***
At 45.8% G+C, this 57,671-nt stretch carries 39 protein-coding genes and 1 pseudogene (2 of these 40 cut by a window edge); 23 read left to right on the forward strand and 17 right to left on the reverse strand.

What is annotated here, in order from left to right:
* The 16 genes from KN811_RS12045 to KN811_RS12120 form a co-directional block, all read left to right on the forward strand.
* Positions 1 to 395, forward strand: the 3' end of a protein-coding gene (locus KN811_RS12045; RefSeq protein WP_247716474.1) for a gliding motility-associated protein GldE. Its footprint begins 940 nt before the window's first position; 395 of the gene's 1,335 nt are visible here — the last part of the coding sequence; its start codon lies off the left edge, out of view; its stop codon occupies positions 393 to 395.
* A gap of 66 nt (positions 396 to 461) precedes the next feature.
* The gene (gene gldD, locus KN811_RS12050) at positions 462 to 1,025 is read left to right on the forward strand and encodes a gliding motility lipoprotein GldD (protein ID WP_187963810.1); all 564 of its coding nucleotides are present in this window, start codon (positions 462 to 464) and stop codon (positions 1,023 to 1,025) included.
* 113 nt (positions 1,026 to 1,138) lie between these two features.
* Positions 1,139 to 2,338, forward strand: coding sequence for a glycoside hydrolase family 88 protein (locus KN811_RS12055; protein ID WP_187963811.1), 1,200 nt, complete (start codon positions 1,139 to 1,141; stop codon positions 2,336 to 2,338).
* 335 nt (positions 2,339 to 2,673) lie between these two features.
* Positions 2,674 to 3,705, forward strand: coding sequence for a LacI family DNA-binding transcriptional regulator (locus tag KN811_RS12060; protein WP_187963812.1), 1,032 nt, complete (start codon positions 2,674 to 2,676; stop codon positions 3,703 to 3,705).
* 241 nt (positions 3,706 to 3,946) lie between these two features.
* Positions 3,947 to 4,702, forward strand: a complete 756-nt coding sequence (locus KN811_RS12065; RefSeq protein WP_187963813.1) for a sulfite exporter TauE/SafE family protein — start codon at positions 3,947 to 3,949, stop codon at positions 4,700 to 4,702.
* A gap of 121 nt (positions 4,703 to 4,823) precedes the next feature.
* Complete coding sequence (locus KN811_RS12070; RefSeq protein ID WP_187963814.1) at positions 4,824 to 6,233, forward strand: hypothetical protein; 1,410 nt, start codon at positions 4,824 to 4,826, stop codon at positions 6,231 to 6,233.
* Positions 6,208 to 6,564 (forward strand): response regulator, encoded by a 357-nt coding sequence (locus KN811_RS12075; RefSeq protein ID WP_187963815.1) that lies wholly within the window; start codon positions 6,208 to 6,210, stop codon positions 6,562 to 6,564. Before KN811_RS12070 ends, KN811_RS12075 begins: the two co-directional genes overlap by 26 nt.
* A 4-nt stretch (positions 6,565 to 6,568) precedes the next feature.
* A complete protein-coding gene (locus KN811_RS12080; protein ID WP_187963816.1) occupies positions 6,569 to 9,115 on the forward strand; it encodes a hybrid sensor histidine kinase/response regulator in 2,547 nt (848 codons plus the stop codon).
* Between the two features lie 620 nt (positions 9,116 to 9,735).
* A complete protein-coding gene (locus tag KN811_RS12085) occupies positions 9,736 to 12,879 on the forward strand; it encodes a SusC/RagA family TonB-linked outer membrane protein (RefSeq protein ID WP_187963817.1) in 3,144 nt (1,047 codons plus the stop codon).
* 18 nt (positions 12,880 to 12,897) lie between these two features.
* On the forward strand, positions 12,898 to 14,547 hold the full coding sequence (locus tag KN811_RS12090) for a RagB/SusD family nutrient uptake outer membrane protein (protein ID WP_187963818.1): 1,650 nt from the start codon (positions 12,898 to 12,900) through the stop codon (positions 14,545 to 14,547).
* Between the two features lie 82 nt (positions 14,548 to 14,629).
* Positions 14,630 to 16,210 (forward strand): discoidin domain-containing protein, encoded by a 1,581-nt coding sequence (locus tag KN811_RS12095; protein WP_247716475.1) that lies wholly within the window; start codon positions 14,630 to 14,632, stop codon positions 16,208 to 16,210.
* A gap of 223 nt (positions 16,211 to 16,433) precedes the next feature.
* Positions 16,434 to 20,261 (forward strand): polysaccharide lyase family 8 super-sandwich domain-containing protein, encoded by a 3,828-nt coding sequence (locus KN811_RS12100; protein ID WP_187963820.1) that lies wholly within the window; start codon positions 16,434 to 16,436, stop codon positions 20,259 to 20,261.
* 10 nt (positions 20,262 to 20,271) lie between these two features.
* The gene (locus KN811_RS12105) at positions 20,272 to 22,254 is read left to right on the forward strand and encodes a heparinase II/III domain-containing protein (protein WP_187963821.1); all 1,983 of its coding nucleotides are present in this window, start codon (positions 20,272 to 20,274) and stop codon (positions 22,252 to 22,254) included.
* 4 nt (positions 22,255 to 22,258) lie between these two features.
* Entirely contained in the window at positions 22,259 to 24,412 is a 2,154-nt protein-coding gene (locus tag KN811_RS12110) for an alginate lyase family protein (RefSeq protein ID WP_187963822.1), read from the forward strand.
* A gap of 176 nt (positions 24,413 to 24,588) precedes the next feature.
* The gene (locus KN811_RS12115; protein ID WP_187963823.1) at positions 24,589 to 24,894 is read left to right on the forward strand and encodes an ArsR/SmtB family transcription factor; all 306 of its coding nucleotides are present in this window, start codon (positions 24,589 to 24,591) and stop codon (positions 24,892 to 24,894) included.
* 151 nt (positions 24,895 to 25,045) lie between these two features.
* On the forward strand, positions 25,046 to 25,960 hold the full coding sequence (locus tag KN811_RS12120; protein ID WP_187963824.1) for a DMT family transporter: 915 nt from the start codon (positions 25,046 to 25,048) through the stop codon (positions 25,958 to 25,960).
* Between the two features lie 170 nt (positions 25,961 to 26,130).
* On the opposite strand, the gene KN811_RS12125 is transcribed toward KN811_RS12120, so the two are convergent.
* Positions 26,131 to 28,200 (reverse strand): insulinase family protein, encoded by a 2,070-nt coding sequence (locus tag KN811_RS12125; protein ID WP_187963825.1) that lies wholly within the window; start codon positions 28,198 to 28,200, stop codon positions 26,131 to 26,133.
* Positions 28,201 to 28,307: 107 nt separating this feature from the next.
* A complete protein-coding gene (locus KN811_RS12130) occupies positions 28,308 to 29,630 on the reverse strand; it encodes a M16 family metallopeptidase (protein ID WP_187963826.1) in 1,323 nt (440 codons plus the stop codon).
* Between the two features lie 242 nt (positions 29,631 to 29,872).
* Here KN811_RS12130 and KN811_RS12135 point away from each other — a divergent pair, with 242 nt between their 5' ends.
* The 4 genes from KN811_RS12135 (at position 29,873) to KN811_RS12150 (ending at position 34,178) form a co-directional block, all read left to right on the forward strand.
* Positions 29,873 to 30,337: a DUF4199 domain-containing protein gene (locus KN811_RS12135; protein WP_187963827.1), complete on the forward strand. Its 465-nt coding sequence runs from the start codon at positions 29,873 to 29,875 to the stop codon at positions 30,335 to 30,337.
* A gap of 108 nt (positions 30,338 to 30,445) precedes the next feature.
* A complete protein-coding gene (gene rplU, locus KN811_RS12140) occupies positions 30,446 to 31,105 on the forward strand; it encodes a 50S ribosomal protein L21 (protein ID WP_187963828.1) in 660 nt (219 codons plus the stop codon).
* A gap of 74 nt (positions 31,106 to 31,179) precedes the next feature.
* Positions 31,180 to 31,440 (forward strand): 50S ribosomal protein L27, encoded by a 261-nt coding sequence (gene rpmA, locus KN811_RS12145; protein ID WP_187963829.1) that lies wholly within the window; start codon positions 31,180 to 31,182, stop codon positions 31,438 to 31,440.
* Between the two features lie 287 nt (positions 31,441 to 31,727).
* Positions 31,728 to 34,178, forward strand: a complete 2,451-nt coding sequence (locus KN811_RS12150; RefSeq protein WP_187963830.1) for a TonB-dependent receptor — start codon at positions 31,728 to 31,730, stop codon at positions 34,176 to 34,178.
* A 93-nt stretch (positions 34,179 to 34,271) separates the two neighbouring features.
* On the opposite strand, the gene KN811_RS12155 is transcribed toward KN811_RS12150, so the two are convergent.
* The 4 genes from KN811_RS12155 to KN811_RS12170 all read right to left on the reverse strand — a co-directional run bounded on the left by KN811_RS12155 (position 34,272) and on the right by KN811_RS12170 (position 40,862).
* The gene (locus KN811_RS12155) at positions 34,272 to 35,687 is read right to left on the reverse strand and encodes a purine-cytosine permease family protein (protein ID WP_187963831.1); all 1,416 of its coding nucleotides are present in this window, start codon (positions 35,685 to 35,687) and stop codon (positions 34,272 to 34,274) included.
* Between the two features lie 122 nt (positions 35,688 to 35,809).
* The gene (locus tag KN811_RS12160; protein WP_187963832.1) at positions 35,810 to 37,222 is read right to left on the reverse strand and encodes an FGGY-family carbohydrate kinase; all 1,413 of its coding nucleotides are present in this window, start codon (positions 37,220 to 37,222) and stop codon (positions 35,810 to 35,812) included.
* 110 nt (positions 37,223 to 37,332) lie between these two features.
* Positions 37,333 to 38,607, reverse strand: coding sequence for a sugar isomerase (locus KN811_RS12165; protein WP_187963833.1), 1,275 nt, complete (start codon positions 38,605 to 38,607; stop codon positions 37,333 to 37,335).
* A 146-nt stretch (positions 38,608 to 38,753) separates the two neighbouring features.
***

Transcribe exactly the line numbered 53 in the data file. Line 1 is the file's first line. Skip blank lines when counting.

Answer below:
* Between the two features lie 122 nt (positions 35,688 to 35,809).